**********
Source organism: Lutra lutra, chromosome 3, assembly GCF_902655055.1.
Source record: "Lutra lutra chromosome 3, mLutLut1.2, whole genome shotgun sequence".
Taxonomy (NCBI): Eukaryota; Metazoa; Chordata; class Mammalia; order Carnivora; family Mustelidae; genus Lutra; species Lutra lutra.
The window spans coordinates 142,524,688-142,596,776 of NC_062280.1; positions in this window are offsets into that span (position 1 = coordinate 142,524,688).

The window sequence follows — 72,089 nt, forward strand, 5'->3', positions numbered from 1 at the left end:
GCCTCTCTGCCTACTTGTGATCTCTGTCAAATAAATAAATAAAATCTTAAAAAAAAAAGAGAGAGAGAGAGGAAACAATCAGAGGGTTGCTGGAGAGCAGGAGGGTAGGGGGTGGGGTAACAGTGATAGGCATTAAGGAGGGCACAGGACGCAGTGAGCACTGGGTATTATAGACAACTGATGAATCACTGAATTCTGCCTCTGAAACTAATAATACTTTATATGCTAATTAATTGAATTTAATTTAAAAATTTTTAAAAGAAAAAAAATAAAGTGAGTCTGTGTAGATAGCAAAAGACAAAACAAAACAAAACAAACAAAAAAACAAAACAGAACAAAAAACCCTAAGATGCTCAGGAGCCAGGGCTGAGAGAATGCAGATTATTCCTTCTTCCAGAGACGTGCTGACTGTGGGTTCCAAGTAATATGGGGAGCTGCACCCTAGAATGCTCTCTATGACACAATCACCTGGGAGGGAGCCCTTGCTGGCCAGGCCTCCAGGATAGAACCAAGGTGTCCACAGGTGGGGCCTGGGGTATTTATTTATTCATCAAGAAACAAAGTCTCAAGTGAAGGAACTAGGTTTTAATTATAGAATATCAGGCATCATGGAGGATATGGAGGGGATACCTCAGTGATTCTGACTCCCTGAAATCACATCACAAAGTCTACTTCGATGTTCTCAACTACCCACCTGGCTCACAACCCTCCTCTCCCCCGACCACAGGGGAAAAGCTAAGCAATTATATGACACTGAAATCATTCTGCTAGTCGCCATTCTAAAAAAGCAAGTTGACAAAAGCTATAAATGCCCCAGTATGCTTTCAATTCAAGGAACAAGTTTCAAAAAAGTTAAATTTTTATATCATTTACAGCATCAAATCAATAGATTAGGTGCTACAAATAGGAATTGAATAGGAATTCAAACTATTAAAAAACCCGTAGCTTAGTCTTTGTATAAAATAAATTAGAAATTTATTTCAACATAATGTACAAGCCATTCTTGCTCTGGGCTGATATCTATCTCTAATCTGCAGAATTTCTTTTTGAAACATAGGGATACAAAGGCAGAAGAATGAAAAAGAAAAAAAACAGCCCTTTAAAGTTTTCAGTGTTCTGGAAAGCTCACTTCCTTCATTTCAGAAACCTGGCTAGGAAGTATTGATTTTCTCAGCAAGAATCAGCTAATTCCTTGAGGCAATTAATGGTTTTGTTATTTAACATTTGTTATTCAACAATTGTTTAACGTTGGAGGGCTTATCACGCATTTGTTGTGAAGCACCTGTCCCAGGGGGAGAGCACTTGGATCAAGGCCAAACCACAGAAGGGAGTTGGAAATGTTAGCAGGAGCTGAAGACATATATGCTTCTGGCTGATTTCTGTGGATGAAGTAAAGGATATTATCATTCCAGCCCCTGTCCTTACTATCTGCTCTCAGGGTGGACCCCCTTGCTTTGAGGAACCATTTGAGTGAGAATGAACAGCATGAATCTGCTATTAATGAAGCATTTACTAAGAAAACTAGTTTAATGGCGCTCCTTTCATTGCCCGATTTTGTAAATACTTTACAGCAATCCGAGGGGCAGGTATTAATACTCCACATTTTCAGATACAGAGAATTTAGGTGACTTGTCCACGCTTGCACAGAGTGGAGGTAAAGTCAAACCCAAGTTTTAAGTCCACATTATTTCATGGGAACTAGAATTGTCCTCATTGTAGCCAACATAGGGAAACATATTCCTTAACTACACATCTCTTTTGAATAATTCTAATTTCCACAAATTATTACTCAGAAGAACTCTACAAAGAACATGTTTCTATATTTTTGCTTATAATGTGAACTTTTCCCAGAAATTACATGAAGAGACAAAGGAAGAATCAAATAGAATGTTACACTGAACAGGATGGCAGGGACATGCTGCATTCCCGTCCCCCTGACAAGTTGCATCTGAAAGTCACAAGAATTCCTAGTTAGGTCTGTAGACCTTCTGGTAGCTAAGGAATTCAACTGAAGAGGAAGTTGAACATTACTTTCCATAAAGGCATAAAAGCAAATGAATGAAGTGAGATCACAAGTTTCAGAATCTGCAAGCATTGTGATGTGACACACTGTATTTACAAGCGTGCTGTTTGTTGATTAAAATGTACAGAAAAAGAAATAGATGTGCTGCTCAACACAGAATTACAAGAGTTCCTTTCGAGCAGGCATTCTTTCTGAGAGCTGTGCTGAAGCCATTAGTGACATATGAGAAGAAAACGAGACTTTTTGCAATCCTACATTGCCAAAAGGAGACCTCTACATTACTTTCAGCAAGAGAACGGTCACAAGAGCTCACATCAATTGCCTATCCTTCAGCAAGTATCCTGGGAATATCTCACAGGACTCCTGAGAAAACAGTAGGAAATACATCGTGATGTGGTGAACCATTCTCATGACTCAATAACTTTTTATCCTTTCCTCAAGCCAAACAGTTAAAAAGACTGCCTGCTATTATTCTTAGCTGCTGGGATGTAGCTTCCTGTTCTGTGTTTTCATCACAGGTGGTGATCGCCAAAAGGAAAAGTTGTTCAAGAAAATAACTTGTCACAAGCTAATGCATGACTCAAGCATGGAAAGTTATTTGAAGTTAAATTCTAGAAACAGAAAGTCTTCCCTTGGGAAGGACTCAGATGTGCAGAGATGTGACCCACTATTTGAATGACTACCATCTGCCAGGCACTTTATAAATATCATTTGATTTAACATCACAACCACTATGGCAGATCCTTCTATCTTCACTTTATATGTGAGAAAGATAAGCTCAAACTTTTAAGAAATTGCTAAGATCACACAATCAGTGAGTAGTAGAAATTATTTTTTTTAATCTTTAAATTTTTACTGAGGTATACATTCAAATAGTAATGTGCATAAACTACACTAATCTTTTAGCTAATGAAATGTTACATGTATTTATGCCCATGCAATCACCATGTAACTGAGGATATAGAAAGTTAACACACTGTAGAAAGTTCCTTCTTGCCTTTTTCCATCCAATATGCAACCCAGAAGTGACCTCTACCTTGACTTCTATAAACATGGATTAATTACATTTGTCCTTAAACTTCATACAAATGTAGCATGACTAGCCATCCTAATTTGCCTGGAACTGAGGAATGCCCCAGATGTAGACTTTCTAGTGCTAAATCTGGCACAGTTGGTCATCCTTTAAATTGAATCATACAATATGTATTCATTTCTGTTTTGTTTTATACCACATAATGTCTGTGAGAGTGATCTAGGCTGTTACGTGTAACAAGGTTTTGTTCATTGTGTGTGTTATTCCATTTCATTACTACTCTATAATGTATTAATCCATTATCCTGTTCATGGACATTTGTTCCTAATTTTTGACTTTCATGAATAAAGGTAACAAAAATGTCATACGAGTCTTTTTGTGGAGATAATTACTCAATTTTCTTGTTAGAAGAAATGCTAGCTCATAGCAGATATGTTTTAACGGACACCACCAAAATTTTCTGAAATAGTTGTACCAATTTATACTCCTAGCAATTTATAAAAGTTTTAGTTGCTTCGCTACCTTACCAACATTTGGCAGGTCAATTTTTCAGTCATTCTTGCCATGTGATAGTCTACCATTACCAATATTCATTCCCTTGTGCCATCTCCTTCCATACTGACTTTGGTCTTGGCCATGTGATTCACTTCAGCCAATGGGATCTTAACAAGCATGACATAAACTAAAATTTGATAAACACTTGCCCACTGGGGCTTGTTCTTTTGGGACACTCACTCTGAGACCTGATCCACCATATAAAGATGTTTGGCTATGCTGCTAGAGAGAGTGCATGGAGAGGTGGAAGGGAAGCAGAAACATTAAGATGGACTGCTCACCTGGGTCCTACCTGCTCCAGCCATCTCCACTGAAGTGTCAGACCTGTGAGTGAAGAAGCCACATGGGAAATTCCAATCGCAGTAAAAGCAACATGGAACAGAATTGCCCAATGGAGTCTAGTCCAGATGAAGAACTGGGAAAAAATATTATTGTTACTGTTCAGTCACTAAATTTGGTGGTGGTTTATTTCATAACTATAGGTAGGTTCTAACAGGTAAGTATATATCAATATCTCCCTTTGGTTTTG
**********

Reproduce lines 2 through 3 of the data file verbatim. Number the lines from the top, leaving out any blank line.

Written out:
Source record: "Lutra lutra chromosome 3, mLutLut1.2, whole genome shotgun sequence".
Taxonomy (NCBI): Eukaryota; Metazoa; Chordata; class Mammalia; order Carnivora; family Mustelidae; genus Lutra; species Lutra lutra.